abstract = "Background: Interest in mobile health (mHealth) applications for self-management of diabetes is growing. In July 2009, we found 60 diabetes applications on iTunes for iPhone; by February 2011 the number had increased by more than 400{\%} to 260. Other mobile platforms reflect a similar trend. Despite the growth, research on both the design and the use of diabetes mHealth applications is scarce. Furthermore, the potential influence of social media on diabetes mHealth applications is largely unexplored. Objective: Our objective was to study the salient features of mobile applications for diabetes care, in contrast to clinical guideline recommendations for diabetes self-management. These clinical guidelines are published by health authorities or associations such as the National Institute for Health and Clinical Excellence in the United Kingdom and the American Diabetes Association. Methods: We searched online vendor markets (online stores for Apple iPhone, Google Android, BlackBerry, and Nokia Symbian), journal databases, and gray literature related to diabetes mobile applications. We included applications that featured a component for self-monitoring of blood glucose and excluded applications without English-language user interfaces, as well as those intended exclusively for health care professionals. We surveyed the following features: (1) self-monitoring: (1.1) blood glucose, (1.2) weight, (1.3) physical activity, (1.4) diet, (1.5) insulin and medication, and (1.6) blood pressure, (2) education, (3) disease-related alerts and reminders, (4) integration of social media functions, (5) disease-related data export and communication, and (6) synchronization with personal health record (PHR) systems or patient portals. We then contrasted the prevalence of these features with guideline recommendations. Results: The search resulted in 973 matches, of which 137 met the selection criteria. The four most prevalent features of the applications available on the online markets (n = 101) were (1) insulin and medication recording, 63 (62{\%}), (2) data export and communication, 61 (60{\%}), (3) diet recording, 47 (47{\%}), and (4) weight management, 43 (43{\%}). From the literature search (n = 26), the most prevalent features were (1) PHR or Web server synchronization, 18 (69{\%}), (2) insulin and medication recording, 17 (65{\%}), (3) diet recording, 17 (65{\%}), and (4) data export and communication, 16 (62{\%}). Interestingly, although clinical guidelines widely refer to the importance of education, this is missing from the top functionalities in both cases. Conclusions: While a wide selection of mobile applications seems to be available for people with diabetes, this study shows there are obvious gaps between the evidence-based recommendations and the functionality used in study interventions or found in online markets. Current results confirm personalized education as an underrepresented feature in diabetes mobile applications. We found no studies evaluating social media concepts in diabetes self-management on mobile devices, and its potential remains largely unexplored.",
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AB - Background: Interest in mobile health (mHealth) applications for self-management of diabetes is growing. In July 2009, we found 60 diabetes applications on iTunes for iPhone; by February 2011 the number had increased by more than 400% to 260. Other mobile platforms reflect a similar trend. Despite the growth, research on both the design and the use of diabetes mHealth applications is scarce. Furthermore, the potential influence of social media on diabetes mHealth applications is largely unexplored. Objective: Our objective was to study the salient features of mobile applications for diabetes care, in contrast to clinical guideline recommendations for diabetes self-management. These clinical guidelines are published by health authorities or associations such as the National Institute for Health and Clinical Excellence in the United Kingdom and the American Diabetes Association. Methods: We searched online vendor markets (online stores for Apple iPhone, Google Android, BlackBerry, and Nokia Symbian), journal databases, and gray literature related to diabetes mobile applications. We included applications that featured a component for self-monitoring of blood glucose and excluded applications without English-language user interfaces, as well as those intended exclusively for health care professionals. We surveyed the following features: (1) self-monitoring: (1.1) blood glucose, (1.2) weight, (1.3) physical activity, (1.4) diet, (1.5) insulin and medication, and (1.6) blood pressure, (2) education, (3) disease-related alerts and reminders, (4) integration of social media functions, (5) disease-related data export and communication, and (6) synchronization with personal health record (PHR) systems or patient portals. We then contrasted the prevalence of these features with guideline recommendations. Results: The search resulted in 973 matches, of which 137 met the selection criteria. The four most prevalent features of the applications available on the online markets (n = 101) were (1) insulin and medication recording, 63 (62%), (2) data export and communication, 61 (60%), (3) diet recording, 47 (47%), and (4) weight management, 43 (43%). From the literature search (n = 26), the most prevalent features were (1) PHR or Web server synchronization, 18 (69%), (2) insulin and medication recording, 17 (65%), (3) diet recording, 17 (65%), and (4) data export and communication, 16 (62%). Interestingly, although clinical guidelines widely refer to the importance of education, this is missing from the top functionalities in both cases. Conclusions: While a wide selection of mobile applications seems to be available for people with diabetes, this study shows there are obvious gaps between the evidence-based recommendations and the functionality used in study interventions or found in online markets. Current results confirm personalized education as an underrepresented feature in diabetes mobile applications. We found no studies evaluating social media concepts in diabetes self-management on mobile devices, and its potential remains largely unexplored.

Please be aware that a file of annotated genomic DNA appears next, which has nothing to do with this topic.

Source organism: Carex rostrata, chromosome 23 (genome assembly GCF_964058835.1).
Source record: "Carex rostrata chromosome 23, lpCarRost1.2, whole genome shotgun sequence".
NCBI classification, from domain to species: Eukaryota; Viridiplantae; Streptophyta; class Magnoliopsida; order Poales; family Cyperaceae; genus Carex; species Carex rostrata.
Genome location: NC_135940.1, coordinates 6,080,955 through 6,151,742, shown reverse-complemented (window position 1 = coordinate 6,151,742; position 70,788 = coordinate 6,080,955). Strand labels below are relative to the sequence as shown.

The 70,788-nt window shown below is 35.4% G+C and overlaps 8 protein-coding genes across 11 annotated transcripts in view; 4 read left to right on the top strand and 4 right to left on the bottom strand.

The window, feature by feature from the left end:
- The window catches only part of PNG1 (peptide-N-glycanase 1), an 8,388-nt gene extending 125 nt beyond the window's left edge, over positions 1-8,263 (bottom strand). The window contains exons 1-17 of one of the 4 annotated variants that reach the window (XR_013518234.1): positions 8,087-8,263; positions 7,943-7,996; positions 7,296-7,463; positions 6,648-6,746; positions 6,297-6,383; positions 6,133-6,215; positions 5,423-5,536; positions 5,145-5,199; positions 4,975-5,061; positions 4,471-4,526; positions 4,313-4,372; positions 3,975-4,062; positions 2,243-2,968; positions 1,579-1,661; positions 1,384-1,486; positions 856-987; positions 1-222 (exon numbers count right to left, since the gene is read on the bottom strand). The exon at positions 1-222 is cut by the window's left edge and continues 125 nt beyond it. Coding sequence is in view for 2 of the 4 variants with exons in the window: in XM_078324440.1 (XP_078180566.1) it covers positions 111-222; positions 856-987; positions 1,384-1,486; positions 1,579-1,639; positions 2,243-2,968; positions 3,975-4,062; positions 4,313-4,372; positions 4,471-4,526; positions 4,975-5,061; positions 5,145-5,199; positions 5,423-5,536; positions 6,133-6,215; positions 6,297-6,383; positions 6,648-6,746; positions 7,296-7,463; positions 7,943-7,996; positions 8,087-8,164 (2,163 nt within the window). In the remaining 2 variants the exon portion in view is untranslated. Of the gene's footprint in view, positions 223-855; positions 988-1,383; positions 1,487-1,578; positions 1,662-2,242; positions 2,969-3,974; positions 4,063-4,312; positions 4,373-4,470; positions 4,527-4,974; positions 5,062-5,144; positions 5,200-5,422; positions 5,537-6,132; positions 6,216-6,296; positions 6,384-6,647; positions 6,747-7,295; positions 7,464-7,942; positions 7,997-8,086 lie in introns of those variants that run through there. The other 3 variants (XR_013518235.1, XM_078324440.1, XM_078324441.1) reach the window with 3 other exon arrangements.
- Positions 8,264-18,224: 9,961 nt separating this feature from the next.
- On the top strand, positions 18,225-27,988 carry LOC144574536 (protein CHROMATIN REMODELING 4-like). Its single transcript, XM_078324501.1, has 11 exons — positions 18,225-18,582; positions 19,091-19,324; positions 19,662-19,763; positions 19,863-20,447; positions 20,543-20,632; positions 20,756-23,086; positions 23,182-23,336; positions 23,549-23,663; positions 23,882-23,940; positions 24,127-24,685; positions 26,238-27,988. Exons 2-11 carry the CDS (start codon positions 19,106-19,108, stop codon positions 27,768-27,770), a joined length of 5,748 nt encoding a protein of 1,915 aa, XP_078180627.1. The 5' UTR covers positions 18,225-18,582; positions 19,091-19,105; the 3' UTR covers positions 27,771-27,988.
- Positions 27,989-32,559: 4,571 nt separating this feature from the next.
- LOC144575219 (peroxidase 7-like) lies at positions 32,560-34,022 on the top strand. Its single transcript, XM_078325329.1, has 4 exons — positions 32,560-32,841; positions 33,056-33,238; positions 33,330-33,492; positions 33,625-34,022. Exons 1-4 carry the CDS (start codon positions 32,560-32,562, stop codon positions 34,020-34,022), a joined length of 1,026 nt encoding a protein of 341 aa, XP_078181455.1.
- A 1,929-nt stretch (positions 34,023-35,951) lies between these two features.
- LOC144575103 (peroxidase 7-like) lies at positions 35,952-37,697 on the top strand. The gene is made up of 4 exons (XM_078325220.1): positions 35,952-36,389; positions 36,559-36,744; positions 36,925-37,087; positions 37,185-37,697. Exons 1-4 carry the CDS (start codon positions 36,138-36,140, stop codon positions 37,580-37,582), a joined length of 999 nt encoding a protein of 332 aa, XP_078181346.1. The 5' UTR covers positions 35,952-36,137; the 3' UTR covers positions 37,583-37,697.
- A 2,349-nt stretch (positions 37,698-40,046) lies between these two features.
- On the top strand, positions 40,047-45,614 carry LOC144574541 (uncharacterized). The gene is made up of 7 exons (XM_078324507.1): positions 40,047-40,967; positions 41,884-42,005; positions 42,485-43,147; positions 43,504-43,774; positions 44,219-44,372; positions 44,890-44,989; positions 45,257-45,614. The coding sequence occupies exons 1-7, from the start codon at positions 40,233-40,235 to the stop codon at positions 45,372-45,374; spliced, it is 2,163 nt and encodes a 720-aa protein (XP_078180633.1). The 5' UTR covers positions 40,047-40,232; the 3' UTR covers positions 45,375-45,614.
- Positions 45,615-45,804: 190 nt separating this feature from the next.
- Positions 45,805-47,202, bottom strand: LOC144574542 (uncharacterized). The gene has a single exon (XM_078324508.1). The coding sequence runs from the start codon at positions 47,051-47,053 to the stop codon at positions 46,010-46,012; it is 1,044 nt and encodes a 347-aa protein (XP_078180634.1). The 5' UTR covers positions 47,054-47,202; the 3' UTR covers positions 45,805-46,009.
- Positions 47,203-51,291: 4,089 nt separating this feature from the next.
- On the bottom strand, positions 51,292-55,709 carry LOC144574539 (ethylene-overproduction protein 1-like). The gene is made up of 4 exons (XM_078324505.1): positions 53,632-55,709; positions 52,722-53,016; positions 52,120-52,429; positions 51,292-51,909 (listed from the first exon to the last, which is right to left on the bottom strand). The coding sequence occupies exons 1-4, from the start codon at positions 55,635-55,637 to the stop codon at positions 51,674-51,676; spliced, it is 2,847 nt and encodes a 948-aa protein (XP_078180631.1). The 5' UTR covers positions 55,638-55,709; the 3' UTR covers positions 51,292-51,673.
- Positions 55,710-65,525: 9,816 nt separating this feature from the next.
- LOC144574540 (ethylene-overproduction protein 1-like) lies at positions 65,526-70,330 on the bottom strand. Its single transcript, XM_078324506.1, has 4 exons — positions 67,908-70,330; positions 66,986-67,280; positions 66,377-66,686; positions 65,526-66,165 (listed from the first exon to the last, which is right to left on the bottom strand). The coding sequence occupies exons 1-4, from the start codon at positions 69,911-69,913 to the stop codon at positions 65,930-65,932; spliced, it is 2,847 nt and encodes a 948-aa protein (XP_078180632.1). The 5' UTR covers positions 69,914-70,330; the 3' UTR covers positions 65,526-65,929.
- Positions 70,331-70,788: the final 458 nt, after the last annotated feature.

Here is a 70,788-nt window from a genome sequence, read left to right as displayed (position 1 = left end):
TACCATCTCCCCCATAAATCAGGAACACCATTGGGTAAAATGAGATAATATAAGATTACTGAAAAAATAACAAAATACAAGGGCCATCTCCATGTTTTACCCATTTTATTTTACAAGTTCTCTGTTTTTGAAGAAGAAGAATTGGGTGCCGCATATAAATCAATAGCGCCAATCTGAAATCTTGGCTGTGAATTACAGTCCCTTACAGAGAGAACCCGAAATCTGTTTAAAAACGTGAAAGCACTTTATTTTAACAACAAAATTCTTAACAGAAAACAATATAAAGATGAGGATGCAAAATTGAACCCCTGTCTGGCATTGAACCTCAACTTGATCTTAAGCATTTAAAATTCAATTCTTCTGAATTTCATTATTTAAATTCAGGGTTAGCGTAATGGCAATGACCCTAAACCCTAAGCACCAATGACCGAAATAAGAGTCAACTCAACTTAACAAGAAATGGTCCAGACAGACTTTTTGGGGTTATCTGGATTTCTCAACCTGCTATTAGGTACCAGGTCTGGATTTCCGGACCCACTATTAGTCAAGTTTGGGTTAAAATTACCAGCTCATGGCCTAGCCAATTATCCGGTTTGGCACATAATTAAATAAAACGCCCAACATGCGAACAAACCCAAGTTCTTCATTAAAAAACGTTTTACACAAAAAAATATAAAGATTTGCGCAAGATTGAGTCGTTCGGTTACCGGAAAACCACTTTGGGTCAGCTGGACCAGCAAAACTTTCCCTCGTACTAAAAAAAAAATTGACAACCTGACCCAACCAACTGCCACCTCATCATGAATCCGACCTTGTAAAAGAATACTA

KW - Blood glucose self-monitoring

KW - Diabetes mellitus

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KW - Mobile health (mHealth)

KW - Personal health records (PHR)

KW - Personalized education

KW - Social networks